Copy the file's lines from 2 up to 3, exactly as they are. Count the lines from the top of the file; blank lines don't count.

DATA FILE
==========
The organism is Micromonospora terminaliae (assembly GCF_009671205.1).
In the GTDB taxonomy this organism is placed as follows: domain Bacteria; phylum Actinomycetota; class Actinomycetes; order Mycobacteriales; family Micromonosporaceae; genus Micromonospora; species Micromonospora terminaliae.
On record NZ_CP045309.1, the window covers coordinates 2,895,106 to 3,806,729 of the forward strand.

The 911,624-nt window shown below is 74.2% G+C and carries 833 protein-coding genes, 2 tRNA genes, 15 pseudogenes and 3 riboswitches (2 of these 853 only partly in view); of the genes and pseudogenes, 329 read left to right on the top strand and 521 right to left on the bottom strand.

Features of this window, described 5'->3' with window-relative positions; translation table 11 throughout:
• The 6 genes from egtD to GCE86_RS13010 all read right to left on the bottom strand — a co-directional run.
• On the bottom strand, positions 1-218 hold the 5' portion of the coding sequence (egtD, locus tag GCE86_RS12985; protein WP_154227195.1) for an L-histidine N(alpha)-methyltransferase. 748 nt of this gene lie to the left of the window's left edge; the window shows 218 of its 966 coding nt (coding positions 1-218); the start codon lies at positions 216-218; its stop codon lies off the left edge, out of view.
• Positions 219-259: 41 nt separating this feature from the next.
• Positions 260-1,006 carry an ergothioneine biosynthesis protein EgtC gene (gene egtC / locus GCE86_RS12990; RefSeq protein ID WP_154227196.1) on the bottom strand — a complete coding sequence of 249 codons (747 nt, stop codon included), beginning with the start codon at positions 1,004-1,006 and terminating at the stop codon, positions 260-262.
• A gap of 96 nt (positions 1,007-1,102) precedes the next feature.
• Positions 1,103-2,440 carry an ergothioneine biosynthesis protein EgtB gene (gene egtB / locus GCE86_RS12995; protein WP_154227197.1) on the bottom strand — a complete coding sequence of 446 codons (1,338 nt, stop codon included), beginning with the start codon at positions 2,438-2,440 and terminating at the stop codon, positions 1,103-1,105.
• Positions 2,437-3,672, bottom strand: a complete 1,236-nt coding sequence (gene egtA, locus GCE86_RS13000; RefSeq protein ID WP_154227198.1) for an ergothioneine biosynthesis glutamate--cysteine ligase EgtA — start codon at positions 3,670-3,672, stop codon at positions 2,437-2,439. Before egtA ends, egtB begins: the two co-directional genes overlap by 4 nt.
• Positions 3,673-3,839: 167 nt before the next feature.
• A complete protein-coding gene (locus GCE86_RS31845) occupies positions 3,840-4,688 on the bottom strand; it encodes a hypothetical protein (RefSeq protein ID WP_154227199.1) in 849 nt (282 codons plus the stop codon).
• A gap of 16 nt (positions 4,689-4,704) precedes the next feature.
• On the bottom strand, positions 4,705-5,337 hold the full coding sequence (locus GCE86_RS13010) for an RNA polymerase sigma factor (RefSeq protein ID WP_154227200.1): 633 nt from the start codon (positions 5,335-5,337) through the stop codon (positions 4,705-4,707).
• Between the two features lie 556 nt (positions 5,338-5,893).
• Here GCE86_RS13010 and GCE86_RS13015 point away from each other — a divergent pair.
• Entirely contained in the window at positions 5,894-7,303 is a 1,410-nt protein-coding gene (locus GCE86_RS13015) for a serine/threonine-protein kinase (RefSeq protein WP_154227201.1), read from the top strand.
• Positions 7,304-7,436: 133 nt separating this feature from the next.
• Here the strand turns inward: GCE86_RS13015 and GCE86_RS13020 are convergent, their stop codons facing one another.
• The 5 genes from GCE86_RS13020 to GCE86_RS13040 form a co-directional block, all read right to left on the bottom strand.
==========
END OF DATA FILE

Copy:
In the GTDB taxonomy this organism is placed as follows: domain Bacteria; phylum Actinomycetota; class Actinomycetes; order Mycobacteriales; family Micromonosporaceae; genus Micromonospora; species Micromonospora terminaliae.
On record NZ_CP045309.1, the window covers coordinates 2,895,106 to 3,806,729 of the forward strand.